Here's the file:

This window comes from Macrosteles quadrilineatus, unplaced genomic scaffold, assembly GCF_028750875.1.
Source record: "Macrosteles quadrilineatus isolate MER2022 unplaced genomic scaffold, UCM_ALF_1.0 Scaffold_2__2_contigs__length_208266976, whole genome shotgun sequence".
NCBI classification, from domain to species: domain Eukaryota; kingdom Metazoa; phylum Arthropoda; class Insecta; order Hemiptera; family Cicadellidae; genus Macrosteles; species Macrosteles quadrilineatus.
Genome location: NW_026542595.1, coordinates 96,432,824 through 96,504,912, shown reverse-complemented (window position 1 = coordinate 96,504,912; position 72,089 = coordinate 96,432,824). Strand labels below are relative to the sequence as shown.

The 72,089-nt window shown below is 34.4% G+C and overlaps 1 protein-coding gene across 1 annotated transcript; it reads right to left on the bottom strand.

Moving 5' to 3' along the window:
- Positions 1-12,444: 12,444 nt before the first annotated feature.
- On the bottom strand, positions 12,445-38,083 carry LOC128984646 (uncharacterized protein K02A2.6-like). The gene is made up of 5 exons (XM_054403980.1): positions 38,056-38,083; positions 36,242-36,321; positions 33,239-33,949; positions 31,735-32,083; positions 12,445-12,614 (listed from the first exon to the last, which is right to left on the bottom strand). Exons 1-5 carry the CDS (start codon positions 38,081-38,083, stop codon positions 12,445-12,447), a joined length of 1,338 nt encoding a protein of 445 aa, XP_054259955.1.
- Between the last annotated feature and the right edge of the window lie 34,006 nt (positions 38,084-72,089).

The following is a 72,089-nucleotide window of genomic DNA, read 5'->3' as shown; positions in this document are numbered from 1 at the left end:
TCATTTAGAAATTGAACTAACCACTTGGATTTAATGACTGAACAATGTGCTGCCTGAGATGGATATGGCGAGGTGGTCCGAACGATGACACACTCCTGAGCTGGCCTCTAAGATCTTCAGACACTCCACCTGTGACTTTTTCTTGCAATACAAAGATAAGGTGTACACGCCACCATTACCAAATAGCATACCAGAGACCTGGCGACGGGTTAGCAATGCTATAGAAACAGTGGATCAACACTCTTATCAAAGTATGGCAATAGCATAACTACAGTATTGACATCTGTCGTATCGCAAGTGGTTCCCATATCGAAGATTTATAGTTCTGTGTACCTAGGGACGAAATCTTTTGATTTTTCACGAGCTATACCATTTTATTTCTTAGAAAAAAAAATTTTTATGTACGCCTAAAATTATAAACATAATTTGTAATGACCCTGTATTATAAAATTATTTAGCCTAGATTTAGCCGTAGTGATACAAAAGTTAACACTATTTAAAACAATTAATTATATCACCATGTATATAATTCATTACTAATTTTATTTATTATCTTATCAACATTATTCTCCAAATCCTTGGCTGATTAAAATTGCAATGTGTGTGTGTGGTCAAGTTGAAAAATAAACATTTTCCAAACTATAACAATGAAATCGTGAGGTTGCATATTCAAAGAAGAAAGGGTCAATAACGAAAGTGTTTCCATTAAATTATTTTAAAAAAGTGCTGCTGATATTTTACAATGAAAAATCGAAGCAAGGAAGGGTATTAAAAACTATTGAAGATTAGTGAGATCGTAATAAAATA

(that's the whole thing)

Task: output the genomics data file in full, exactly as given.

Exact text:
This window comes from Macrosteles quadrilineatus, unplaced genomic scaffold, assembly GCF_028750875.1.
Source record: "Macrosteles quadrilineatus isolate MER2022 unplaced genomic scaffold, UCM_ALF_1.0 Scaffold_2__2_contigs__length_208266976, whole genome shotgun sequence".
NCBI classification, from domain to species: domain Eukaryota; kingdom Metazoa; phylum Arthropoda; class Insecta; order Hemiptera; family Cicadellidae; genus Macrosteles; species Macrosteles quadrilineatus.
Genome location: NW_026542595.1, coordinates 96,432,824 through 96,504,912, shown reverse-complemented (window position 1 = coordinate 96,504,912; position 72,089 = coordinate 96,432,824). Strand labels below are relative to the sequence as shown.

The 72,089-nt window shown below is 34.4% G+C and overlaps 1 protein-coding gene across 1 annotated transcript; it reads right to left on the bottom strand.

Moving 5' to 3' along the window:
- Positions 1-12,444: 12,444 nt before the first annotated feature.
- On the bottom strand, positions 12,445-38,083 carry LOC128984646 (uncharacterized protein K02A2.6-like). The gene is made up of 5 exons (XM_054403980.1): positions 38,056-38,083; positions 36,242-36,321; positions 33,239-33,949; positions 31,735-32,083; positions 12,445-12,614 (listed from the first exon to the last, which is right to left on the bottom strand). Exons 1-5 carry the CDS (start codon positions 38,081-38,083, stop codon positions 12,445-12,447), a joined length of 1,338 nt encoding a protein of 445 aa, XP_054259955.1.
- Between the last annotated feature and the right edge of the window lie 34,006 nt (positions 38,084-72,089).

The following is a 72,089-nucleotide window of genomic DNA, read 5'->3' as shown; positions in this document are numbered from 1 at the left end:
TCATTTAGAAATTGAACTAACCACTTGGATTTAATGACTGAACAATGTGCTGCCTGAGATGGATATGGCGAGGTGGTCCGAACGATGACACACTCCTGAGCTGGCCTCTAAGATCTTCAGACACTCCACCTGTGACTTTTTCTTGCAATACAAAGATAAGGTGTACACGCCACCATTACCAAATAGCATACCAGAGACCTGGCGACGGGTTAGCAATGCTATAGAAACAGTGGATCAACACTCTTATCAAAGTATGGCAATAGCATAACTACAGTATTGACATCTGTCGTATCGCAAGTGGTTCCCATATCGAAGATTTATAGTTCTGTGTACCTAGGGACGAAATCTTTTGATTTTTCACGAGCTATACCATTTTATTTCTTAGAAAAAAAAATTTTTATGTACGCCTAAAATTATAAACATAATTTGTAATGACCCTGTATTATAAAATTATTTAGCCTAGATTTAGCCGTAGTGATACAAAAGTTAACACTATTTAAAACAATTAATTATATCACCATGTATATAATTCATTACTAATTTTATTTATTATCTTATCAACATTATTCTCCAAATCCTTGGCTGATTAAAATTGCAATGTGTGTGTGTGGTCAAGTTGAAAAATAAACATTTTCCAAACTATAACAATGAAATCGTGAGGTTGCATATTCAAAGAAGAAAGGGTCAATAACGAAAGTGTTTCCATTAAATTATTTTAAAAAAGTGCTGCTGATATTTTACAATGAAAAATCGAAGCAAGGAAGGGTATTAAAAACTATTGAAGATTAGTGAGATCGTAATAAAATA